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Thank you to Amy Bettis, kindergarten teacher in Texas, for guest blogging on That Thing You Do segment today. Amy shares today how she and her students engaged in the important work of learning behaviors that lead to strong readers.

Imagine a classroom full of young students reading independently: you hear the low hum of several students sounding out words and/or reading to themselves, you see students scattered comfortably all around the room with their own stack of self-selected/high interest/good fit books next to them, and you feel the heartbeat of excited, authentic learning pulsing throughout the room.

That was the vision my teaching mentor cast for me last year.  Then she gave me steady support and  loaned me her copy of Simple Starts: Making the Move to a Reader-Centered Classroom by Kari Yates.  This short book written for elementary teachers gave me a wealth of fresh, simple strategies to help my students reach their reading goals and to make that idyllic vision of a classroom of independent readers a reality.

Simple Starts emphasizes that the more students read, the stronger readers they will become – and that independent reading is crucial to the development of excellent readers.  Independent reading is crucial, but it can easily become chaotic and a challenge to manage.  I found a great anchor chart in Simple Starts to help me teach my students to self-regulate their behavior during independent reading time:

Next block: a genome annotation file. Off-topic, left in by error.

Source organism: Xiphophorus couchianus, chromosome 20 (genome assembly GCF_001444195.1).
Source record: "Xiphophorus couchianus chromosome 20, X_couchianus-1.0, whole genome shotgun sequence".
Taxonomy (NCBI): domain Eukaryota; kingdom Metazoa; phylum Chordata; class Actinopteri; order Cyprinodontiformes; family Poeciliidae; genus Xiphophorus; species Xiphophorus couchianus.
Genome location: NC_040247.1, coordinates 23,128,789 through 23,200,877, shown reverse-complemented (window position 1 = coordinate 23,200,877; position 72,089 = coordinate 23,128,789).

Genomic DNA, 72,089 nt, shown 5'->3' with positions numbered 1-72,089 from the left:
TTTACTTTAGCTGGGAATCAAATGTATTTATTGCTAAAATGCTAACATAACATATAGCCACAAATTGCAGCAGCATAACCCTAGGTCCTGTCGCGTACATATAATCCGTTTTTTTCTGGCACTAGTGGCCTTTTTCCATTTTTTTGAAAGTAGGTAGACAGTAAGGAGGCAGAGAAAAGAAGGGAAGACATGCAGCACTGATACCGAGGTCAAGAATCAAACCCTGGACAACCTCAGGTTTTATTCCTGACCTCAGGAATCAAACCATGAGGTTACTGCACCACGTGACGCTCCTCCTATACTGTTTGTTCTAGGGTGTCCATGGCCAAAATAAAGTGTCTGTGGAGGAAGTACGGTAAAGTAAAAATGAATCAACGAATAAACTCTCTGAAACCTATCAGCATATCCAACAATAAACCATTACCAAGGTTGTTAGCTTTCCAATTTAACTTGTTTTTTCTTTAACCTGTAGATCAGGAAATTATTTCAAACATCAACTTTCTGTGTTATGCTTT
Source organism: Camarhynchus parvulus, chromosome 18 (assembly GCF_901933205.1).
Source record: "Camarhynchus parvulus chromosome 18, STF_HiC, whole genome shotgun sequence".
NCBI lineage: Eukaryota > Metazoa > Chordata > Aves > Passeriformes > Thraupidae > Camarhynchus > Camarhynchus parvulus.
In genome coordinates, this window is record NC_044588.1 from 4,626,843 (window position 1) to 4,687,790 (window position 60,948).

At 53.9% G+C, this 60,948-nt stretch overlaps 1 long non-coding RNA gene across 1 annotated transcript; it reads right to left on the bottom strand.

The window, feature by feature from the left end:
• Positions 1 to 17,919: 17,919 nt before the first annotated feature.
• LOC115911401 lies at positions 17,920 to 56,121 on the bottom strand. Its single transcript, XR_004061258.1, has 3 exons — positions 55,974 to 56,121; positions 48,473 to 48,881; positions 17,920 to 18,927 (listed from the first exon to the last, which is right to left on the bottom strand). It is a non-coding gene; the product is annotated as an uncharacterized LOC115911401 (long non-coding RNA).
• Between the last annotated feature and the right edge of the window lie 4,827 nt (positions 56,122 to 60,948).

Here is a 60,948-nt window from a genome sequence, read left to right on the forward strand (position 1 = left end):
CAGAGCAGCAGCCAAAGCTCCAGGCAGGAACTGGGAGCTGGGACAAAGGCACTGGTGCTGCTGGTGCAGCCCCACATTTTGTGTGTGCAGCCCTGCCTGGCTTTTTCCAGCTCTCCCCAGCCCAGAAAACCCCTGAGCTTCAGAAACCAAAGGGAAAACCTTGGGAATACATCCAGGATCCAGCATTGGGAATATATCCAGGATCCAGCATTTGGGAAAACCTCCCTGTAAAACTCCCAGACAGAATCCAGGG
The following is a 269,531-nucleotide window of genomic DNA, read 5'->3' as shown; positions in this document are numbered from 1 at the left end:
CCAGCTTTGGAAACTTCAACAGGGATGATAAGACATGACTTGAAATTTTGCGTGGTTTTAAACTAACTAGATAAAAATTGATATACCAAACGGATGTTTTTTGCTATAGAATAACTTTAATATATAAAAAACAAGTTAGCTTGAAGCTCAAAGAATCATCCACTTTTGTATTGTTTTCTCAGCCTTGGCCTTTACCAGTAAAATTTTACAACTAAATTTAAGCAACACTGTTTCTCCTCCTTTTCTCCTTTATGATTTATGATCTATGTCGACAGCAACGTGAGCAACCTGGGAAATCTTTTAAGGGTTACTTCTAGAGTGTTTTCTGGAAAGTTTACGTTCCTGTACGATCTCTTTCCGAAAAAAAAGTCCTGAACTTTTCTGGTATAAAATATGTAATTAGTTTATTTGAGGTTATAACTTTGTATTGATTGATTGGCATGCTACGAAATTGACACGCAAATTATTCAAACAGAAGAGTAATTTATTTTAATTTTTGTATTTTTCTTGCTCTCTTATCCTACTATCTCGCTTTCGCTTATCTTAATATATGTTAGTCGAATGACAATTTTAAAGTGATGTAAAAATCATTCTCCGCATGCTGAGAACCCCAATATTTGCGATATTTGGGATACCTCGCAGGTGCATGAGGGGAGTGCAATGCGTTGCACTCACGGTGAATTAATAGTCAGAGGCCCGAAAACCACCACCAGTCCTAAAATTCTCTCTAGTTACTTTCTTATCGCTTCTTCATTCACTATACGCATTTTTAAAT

After lessons on how to handle books with care and helping every student find their own reading spot, I launch into our Reading Agreements lessons.  Since I shepherd a flock of kindergarteners, I only tackle only one reading agreement a day – drawing/discussing the picture/words for an agreement, modeling the behavior myself or with other students, releasing them to go practice the expectation in their reading spot, and then returning to the large group to discuss how it went.

When we complete the fifth agreement, we hang our completed anchor chart where it is visible for everyone to reference during independent reading time.  At least once a week we will read through the Reading Agreements together to refresh our memories and polish any area that is starting to get a little rusty.

I can honestly say that my students last year were able to reach that vibrant, idyllic vision cast by my mentor for classroom independent reading.  IT CAN HAPPEN!!  I was so impressed by my students’ behavior and their learning – and I firmly believe one of the main reasons they were able to be so successful with their learning was because of the firm foundation they were given in our Reading Agreements.  Since correct reading behavior was clearly and consistently defined, the process of building them into intentional, thoughtful readers was much smoother and they were able to grow in their skills without behavior distractions.

My class this year recently completed our Reading Agreements anchor chart.  Now that our behavior expectations are in place and well practiced, we are ready to begin tackling our reading skills, implementing our strategies, and finding our way to that beautiful place of authentic learning during independent reading time!

–Amy Bettis